Apple’s App Store promotional page proudly proclaims, in big bold letters:
The App Store has been a trusted and safe place to find and download apps for over a decade. The App Store is not just a place to download apps. It’s a destination that offers amazing experiences. We ensure that all apps we offer meet the highest standards of privacy, security, content, and confidentiality. We offer almost two million apps and want you to feel confident about each one.
I think that for millions of users, this statement is kinda a joke. Scam apps, knockoffs and deceptive and exploitive sub-scription fees are all common in the App Store. Fake reviews also help to support it. this Week’s Wordle kerfuffle is a good example.
The problems are apparent to all who have used the App Store or the wider app ecosystem. However, they may not be obvious to casual users. That’s even worse: iPhone users are being lulled into downloading untrue apps and paying monthly subscription fees to trash that rarely works.
It doesn’t have to be like this, and it’s past time for Apple clean up.
Wordle was just the most recent example
There was a lot of talk about the recent spate of Wordle apps that appeared in the App Store. The web-based game has become a big hit, it’s free, and it’s and only available on the web. Many enterprising hucksters copied it completely, including its name, and sold it on the App Store. One of them even had the gall to charge a $30 per year subscription fee!
It got a lot of press, largely because so many in the tech press are playing and enjoying Wordle, and it didn’t take long for Apple to do the right thing and remove them. (If you want the real Wordle as an “app” on your home screen, we’ll tell you the easy way to do that. )
But Apple seems to have made this decision because it was receiving a lot negative press. Apps copied from other apps are very common in the app stores, and have been for many years. These apps are easy to find. Apps that trick you into believing they are something else will be the same.
If you buy a Samsung smart appliance or TV, you will probably be encouraged to download Samsung’s SmartThings app, which lets you control your TV and other smart home devices.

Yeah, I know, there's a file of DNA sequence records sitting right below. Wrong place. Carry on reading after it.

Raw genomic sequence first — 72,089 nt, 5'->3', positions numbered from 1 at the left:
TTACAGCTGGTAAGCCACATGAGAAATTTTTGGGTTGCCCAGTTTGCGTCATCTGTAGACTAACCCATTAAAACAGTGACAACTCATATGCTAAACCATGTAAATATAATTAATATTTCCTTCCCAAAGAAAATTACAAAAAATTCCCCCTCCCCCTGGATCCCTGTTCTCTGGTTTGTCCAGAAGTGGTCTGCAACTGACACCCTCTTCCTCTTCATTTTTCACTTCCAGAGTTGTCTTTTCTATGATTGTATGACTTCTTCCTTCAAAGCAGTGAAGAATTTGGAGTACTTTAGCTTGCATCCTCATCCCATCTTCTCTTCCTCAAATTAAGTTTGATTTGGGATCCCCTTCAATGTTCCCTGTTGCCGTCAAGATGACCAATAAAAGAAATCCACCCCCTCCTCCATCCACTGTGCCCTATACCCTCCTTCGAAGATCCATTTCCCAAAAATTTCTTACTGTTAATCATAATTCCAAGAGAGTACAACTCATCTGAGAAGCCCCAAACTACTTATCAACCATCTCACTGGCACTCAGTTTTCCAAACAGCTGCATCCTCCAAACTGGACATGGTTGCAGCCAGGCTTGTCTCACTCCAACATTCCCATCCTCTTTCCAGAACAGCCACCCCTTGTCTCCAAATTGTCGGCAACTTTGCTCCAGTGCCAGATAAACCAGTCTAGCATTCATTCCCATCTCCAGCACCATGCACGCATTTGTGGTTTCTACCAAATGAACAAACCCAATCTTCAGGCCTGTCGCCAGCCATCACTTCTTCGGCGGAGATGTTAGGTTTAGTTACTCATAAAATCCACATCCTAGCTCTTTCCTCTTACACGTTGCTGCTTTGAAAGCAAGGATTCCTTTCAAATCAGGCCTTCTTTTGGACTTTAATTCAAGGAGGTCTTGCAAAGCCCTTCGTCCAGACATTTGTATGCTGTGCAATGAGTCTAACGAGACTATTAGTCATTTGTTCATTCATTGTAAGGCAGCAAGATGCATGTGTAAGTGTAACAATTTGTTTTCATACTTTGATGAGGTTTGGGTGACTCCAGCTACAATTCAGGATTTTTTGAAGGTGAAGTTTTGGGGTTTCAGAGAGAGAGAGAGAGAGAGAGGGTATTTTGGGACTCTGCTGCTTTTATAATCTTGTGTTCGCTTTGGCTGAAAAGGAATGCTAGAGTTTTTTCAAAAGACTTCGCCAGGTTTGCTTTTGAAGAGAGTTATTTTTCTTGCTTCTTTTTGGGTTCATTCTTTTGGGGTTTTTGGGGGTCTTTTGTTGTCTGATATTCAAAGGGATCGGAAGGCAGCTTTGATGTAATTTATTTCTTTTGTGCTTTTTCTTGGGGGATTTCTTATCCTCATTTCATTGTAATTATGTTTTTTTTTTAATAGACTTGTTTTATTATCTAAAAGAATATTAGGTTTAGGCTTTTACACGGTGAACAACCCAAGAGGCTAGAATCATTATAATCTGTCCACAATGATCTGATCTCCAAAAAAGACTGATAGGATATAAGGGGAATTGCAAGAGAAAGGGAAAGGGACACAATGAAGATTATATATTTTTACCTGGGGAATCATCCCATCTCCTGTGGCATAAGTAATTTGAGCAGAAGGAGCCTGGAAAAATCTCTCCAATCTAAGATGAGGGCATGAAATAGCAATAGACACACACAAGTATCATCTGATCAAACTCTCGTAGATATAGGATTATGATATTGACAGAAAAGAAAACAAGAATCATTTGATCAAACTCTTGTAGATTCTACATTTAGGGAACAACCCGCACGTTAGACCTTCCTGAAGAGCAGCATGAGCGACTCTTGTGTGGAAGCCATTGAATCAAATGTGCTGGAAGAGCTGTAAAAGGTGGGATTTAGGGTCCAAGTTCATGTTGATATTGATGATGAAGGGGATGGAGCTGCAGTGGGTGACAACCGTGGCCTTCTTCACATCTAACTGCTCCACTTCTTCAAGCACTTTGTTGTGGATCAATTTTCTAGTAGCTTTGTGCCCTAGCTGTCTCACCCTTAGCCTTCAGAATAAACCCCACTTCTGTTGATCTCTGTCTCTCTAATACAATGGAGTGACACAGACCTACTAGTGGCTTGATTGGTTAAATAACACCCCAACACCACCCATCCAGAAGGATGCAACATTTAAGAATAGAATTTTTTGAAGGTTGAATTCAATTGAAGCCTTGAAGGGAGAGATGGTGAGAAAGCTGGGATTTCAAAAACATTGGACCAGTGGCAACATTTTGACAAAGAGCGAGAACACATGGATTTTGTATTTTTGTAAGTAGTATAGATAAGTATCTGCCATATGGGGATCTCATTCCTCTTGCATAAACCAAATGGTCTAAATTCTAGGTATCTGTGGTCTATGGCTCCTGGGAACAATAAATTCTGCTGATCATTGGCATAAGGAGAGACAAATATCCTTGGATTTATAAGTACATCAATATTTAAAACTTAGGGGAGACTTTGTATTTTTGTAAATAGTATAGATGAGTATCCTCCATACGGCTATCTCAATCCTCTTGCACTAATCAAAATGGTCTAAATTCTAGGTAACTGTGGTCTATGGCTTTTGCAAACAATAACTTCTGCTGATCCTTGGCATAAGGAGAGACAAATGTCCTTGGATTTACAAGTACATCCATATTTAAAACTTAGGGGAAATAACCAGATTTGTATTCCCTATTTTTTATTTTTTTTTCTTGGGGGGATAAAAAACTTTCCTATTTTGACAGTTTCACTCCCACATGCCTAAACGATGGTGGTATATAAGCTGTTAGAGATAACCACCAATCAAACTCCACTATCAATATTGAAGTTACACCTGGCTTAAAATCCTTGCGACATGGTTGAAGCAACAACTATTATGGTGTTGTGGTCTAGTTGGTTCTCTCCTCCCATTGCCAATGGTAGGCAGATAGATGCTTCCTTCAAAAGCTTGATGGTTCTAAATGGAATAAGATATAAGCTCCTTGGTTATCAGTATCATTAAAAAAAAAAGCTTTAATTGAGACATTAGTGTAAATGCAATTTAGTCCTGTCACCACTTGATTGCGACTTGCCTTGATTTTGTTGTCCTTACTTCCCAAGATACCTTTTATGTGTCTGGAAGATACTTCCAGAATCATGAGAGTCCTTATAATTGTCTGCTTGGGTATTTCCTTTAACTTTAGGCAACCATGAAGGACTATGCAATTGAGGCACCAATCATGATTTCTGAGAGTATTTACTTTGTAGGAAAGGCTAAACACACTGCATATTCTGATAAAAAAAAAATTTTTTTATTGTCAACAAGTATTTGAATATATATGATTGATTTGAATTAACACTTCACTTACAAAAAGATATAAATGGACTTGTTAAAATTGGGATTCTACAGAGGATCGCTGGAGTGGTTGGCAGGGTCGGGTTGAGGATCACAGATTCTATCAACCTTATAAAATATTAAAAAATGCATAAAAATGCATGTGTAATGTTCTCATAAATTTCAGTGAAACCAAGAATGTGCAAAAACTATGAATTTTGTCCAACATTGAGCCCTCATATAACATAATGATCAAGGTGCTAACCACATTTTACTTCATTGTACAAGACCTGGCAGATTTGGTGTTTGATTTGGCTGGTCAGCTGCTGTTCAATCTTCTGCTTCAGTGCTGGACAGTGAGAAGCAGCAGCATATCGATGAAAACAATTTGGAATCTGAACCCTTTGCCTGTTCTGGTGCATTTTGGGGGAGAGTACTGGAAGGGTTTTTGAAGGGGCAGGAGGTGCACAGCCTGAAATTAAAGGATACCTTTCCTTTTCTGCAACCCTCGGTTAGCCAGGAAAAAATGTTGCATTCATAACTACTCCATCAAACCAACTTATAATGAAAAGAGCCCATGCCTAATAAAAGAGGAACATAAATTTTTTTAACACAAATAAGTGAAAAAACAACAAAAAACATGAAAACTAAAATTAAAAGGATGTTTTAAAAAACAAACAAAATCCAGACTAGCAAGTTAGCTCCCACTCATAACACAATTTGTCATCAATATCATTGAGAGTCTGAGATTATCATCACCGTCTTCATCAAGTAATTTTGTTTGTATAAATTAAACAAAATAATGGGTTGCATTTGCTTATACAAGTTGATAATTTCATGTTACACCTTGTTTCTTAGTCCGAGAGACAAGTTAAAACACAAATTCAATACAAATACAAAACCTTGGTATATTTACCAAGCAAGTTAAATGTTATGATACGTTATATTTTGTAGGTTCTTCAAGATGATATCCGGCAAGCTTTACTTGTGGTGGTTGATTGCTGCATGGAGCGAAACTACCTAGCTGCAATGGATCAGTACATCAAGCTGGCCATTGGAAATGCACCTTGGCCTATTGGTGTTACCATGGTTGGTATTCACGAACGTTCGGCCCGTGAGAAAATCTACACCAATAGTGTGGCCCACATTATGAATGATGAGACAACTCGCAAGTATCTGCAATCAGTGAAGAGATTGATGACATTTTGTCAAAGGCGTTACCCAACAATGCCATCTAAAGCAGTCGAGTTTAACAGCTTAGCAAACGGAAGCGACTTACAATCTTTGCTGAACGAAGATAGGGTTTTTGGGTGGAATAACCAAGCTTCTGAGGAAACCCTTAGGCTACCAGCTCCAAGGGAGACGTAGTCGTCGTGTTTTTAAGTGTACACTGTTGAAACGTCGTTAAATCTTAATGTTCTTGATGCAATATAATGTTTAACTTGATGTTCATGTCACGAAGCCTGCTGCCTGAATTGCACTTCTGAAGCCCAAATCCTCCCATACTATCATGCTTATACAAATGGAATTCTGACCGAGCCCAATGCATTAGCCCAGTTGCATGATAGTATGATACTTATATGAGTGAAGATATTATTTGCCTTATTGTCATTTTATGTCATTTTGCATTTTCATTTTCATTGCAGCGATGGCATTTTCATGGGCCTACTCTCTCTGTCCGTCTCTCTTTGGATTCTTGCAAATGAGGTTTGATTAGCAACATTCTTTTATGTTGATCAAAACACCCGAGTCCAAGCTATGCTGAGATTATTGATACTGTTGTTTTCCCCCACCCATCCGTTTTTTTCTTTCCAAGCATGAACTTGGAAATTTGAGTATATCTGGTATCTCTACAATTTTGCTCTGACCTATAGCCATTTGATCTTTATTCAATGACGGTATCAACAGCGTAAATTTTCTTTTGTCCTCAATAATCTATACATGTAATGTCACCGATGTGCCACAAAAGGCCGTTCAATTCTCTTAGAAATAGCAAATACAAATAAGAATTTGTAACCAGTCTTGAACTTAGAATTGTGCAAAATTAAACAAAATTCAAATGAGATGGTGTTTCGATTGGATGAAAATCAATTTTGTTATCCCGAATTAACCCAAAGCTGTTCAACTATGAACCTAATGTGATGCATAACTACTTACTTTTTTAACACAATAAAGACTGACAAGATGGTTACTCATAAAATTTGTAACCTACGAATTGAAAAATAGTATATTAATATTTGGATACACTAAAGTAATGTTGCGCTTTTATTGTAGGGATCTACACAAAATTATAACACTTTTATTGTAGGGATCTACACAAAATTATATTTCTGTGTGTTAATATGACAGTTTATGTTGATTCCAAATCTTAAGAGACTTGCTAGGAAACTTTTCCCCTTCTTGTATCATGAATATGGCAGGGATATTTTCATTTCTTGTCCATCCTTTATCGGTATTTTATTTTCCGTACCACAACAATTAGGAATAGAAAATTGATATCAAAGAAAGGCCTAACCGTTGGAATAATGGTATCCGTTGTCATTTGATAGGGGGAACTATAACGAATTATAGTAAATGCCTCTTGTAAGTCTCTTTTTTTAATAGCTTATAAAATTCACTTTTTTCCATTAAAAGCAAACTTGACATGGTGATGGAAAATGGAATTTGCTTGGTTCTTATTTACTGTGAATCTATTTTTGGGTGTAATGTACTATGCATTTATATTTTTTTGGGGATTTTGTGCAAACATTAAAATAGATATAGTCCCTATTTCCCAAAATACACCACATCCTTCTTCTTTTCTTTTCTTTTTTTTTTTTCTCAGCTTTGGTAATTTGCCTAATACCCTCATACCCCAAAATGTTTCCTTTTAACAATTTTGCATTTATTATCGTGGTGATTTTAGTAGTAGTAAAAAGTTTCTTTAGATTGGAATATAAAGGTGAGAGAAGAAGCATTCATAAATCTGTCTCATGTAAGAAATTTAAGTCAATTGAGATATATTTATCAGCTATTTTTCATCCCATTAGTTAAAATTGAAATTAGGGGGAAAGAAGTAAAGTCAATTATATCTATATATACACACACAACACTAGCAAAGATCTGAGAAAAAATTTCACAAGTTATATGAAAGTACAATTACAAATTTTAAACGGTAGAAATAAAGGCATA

If you search for it in the App Store you will see many apps that are designed to trick users into downloading them. One is called “Smartthings TV remote control,” another is “Smart Things for Smart TV.” They are free to download but have in-app purchases, and generally require a subscription to actually use as intended.
You can’t rely on the first search result to be the genuine free Samsung app. Apple sold an add to another app to make it appear in that search result. “Smart TV Things for Sam TV App” is free but requires a $30 yearly subscription to unlock all its features, and it’s the first thing a person would see if they searched for “smart things.”
We’re not referring to a single developer who makes a simple word game. This smart home platform is for one of the largest electronic manufacturers in the world, with trademarks and copyrights. What choice is the average developer given if Apple doesn’t allow scam apps to target them?
Knockoff applications are one thing, but exploitive “trash app” are another. A recent Twitter thread from Kosta Eleftheriou gives just one real-world example of the breed. Create a simple app that does a basic task (in this instance, it is a volume booster). Fake five-star app reviews in the thousands. Make the app have a huge subscription cost ($10 a week for volume boosting!) It is very difficult to cancel. Relax and enjoy the profits.
AppMe has responded to the criticism by lowering its subscription costs and vowing to look into its “outside consultants,” according to an email sent to The Verge. However, if one app is all that’s required to raise awareness of the problem, it is clear that the issue is much larger than just one app.
Apple could fix this
It is frustrating that Apple, which advertises its App Store as “safe, trusted, and reliable,” seems unwilling or in unable to address the problem.
This is the largest tech company in the world and it’s worth $3 trillion. If I can find several apps violating Samsung’s SmartThings trademark in under an hour, certainly a trained group of just a couple hundred people could find thousands of bad apps every week? Even if these were employees, funding for such a group would not be an error in Apple’s profits.
If humans can quickly notice that the same “users” with ridiculous names give multiple five-star reviews to several different apps in a day, day after day, surely an algorithm could very easily detect and flag fake reviews? These accounts, which were created in a matter of minutes, are now reviewing hundreds of apps.
Apple doesn’t tell developers exactly what they can or can’t charge for apps, but the App Store Review Guidelines seem to forbid copycats in section 4.1, stating, “Come up with your own ideas. You already have these ideas, so let us know what you think. You shouldn’t just copy an app from the App Store or make minor changes to the UI of another app and claim it as your own. In addition to risking an intellectual property infringement claim, it makes the App Store harder to navigate and just isn’t fair to your fellow developers.”
But, if it’s not a gentle suggestion then I can find very little evidence that Apple is actually enforcing this systemically.
Apple is incentivized to do nothing
Fixing the obvious App Store problems is not difficult for the world’s largest company. A dedicated team to detect trademark infringement and fakes, and some algorithmic analysis of app reviews…The only thing that would need some real scrutiny (and possibly a change in the App Store Guidelines), would be to prevent super-basic apps from charging exorbitant subscription prices. But that kind of thing depends on fake reviews to thrive.